DVD, directed by Barbara Schroeder.
Magnolia Home Entertainment
Terror's Advocate opens with a bucolic scene of the Cambodian countryside, followed by patient shots of a pastel-colored temple amidst the trees and carefree monks strolling barefoot down a dirt path.
Cue the soft, tired voice of Pol Pot, the notorious leader of the Khmer Rouge, responsible for the death of some 1.5 million Cambodians. He is recalling his long-time friend, and the subject of the film, French lawyer Jacques Vergès. Vergès, Pol Pot says, once described him as someone "polite, discreet and smiling." It doesn't take us long to realize that Vergès was never one to judge a book by its cover — or a dictator by his killing fields, for that matter.
And so it is that we are thrown headlong into an Alice in Wonderland-like rabbit hole that is the irreverent, mysterious, and always-quirky life of Vergès, famous for having defended clients others refused to represent: Nazi war criminals, Palestinian airline hijackers, Algerian freedom fighters. Barbet Schroeder's film — which spans half a century, and bounces between an archipelago of different characters, all related in some way to Verges and his wanderings, physical, intellectual and amorous — is at times hard to follow, especially if you've never seen The Battle of Algiers, or can't recall pre-9/11 acts of global terrorism with encyclopedic clarity.
Still, even though the film doesn't try very hard situate the neophyte viewer within a historical context, it functions on a higher level as a kind of ethical yoga, forcing the viewer into often uncomfortable moral positions. In Algeria and in Palestine, we are asked to reexamine the difference between terrorism and liberation struggles, between cold-blooded murderers and freedom fighters. The film provides no easy answers, and Vergès, to the director's credit, comes across neither as a monster nor a saint.
Most of the time he just exudes arrogance. A fat cigar often pinched between his fingers, he talks into the camera from behind his solid-wood desk in a dark Old World-style office. Though he has defended revolutionaries, he seems more than content with the privileges of having ended up in the establishment.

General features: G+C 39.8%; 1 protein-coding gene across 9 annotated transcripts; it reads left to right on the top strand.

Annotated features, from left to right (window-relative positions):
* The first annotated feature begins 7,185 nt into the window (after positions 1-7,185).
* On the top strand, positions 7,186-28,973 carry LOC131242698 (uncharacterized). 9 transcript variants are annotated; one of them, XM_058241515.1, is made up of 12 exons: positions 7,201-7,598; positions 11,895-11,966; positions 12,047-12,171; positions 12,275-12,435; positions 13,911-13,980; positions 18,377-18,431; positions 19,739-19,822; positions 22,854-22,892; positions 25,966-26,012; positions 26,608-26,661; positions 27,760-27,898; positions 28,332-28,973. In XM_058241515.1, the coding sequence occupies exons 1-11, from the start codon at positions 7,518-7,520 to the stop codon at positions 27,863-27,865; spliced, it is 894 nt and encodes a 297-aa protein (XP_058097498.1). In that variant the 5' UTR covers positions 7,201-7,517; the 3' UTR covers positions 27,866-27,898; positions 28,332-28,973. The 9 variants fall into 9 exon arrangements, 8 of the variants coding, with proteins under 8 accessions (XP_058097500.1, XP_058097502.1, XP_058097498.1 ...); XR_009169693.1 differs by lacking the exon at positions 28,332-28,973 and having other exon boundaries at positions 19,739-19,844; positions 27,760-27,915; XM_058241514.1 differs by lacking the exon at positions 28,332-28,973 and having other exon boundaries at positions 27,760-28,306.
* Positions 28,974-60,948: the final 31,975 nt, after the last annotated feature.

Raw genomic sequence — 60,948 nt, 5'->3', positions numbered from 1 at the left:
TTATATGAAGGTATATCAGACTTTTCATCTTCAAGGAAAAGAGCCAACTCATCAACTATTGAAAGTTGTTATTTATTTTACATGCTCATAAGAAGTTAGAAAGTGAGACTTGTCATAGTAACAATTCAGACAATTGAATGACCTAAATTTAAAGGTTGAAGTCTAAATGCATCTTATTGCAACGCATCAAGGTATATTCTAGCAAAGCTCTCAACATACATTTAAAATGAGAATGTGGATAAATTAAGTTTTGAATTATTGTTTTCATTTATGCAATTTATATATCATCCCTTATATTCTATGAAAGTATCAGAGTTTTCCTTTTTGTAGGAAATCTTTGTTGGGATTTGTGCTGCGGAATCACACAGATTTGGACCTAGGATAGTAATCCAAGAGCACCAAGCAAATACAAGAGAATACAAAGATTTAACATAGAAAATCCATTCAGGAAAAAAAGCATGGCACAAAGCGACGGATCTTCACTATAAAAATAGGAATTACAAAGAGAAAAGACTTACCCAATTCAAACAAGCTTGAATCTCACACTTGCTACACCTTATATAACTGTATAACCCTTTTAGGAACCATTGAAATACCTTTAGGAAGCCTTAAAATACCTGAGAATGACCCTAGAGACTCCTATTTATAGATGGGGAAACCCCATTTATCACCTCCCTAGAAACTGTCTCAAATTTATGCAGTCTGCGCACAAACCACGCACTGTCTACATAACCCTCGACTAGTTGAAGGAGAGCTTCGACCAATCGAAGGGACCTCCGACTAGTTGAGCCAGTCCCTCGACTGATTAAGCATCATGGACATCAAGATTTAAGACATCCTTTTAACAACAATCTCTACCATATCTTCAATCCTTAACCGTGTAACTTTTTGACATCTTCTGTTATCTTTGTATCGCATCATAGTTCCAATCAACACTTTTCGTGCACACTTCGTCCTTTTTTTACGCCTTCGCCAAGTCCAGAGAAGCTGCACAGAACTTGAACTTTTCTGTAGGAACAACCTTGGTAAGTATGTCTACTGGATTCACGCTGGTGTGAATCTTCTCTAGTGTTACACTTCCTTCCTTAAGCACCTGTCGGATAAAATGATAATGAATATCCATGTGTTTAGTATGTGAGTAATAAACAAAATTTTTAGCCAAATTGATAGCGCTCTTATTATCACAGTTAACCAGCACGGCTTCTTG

The film's greatest strength — its ability to talk about and around Vergès without judging his actions — is also its major flaw. The story's lack of a thesis causes it to fray at the edges. The only real structure the film has is that it's loosely chronological. It begins where Vergès' career did, at a green 30 years of age defending anti-French Algerian guerrilla Djamila Bouhired, who he later married.
Along its meandering path, it dives into side stories, like trying to figure out where Vergès disappeared to in the 1970s, and whether or not he was criminally involved with a former client, the terrorist Carlos the Jackal. Vergès also defended Carlos' girlfriend Magdalena Kopps, who he was involved with sexually after she was released from prison. He may have even corroborated in an earlier plan to spring Kopps from jail, but we'll never know. Vergès' lips are sealed, capped with a sly little smile.
What is most fascinating about Vergès' life is that this son of a French diplomat and a Vietnamese mother used his clients as a way of putting France on trial, or so the film asserts. It was only inside the halls of justice that Vergès, a David-like character, could take on the French colonialist Goliath. Ultimately, it was his intimate knowledge of what it meant to be an outsider in French society that was both his greatest weapon and his Achilles heel.